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Interiors advice - Less is more when it comes to furnishing a garden room

PUBLISHED: 00:00 17 July 2014

Garden room designed by James Brindley

Garden room designed by James Brindley

Archant

Less is more when it comes to furnishing a garden room, says Justine Kirkham

Conservatories and garden rooms have a number of different uses. Some are used for dining or as a second living room, some as a study or playroom. But the way you decorate and furnish a conservatory is key to creating a harmonious space.

The conservatory is likely to be the route to the garden, so you will want a hard wearing floor that is easy to clean. A solid wood floor is ideal and adds a touch of the outdoors - dark coloured wood also helps to balance the generous light. Stone flooring offers a more luxurious, wow factor option.

There is usually just one wall that you can decorate in a glass summer room; a heavily-patterned wallpaper with a natural or botanical print will look fabulous. If you’re looking for something more subtle, paint the wall in a muted or sludgy colour and add interest with artwork.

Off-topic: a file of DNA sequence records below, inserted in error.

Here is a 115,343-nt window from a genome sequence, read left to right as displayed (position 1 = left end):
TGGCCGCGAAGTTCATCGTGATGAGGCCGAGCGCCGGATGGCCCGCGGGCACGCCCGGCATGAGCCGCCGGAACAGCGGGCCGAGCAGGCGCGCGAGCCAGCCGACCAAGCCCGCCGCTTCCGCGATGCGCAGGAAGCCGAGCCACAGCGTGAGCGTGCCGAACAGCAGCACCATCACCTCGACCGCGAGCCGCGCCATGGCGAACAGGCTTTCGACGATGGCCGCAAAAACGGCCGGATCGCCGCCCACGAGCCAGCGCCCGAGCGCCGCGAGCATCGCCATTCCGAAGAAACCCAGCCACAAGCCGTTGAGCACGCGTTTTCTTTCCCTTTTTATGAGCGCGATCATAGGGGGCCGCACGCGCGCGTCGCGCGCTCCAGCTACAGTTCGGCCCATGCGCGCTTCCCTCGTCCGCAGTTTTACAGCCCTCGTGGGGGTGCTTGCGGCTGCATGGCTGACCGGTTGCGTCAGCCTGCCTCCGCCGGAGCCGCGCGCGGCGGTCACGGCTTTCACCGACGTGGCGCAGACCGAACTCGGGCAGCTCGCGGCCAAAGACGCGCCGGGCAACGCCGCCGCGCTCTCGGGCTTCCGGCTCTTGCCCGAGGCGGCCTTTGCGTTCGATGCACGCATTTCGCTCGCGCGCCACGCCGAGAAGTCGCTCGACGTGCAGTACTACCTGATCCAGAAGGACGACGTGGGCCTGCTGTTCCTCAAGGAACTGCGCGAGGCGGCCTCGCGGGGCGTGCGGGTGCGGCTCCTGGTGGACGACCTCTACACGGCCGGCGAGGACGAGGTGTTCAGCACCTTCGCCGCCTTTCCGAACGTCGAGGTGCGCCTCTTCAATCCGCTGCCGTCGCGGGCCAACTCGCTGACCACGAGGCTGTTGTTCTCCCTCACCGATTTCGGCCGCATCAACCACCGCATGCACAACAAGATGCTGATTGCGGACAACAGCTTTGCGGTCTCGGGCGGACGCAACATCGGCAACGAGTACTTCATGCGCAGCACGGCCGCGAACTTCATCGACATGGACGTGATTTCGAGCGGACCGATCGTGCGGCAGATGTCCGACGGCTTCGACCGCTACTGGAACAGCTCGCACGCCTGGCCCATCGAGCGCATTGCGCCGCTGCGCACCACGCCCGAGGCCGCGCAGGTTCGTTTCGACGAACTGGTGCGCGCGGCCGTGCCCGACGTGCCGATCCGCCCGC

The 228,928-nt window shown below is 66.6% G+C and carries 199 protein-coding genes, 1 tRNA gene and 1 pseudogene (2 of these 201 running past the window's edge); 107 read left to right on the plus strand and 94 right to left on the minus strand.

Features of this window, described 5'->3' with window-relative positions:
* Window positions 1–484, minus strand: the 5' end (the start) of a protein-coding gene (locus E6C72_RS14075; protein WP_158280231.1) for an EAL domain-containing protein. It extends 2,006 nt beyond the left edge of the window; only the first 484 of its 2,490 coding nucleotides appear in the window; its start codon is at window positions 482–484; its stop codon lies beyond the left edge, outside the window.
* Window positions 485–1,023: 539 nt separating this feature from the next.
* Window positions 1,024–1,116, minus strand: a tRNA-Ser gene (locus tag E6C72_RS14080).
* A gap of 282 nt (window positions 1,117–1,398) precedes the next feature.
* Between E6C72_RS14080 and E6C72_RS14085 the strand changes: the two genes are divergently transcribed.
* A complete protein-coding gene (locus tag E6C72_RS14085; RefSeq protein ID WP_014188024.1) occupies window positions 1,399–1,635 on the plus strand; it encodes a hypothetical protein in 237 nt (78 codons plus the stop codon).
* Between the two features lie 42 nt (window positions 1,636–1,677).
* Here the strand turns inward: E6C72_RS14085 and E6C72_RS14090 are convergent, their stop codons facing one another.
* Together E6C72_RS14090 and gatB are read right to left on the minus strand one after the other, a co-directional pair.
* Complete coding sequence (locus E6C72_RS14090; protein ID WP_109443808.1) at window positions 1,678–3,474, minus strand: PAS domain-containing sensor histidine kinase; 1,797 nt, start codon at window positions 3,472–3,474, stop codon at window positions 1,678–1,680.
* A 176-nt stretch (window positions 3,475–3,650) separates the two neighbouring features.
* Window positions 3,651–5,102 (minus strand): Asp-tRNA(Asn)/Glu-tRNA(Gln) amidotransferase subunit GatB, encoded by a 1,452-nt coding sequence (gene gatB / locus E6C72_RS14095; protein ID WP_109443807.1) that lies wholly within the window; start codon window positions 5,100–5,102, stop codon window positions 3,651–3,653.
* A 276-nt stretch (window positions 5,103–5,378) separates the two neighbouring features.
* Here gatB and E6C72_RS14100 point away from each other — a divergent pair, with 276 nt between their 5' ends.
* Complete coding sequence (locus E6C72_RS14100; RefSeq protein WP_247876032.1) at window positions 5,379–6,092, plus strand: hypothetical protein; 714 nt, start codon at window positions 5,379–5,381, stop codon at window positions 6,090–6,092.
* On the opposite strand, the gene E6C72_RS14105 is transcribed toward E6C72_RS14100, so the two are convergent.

Control overheating on sunny days with traditional style pleated, roman or venetian blinds or more modern roller or solar blinds. And for a natural look, hang voile curtains to diffuse the light, cut out glare and give a soothing ambience.

The fabrics which make your conservatory space comfortable and attractive in summer need to be changed in cooler months. Replace lightweight window treatments with curtains made from heavier upholstery fabrics. You can also add a thick rug to offer warmth underfoot.

The furniture you choose will depend on what you intend to use it for, but the basic rule is not to clutter. Go for less overpowering pieces and think carefully about the kind of materials they are made from. To bring elements of nature into the room, choose light and natural materials like Lloyd Loom, wicker or wood.

Add colour with cushions and throws, as well as some carefully placed potted plants and flowers for the perfect indoor-outdoor flow.

Justine Kirkham is head of interior design at James Brindley, Harrogate

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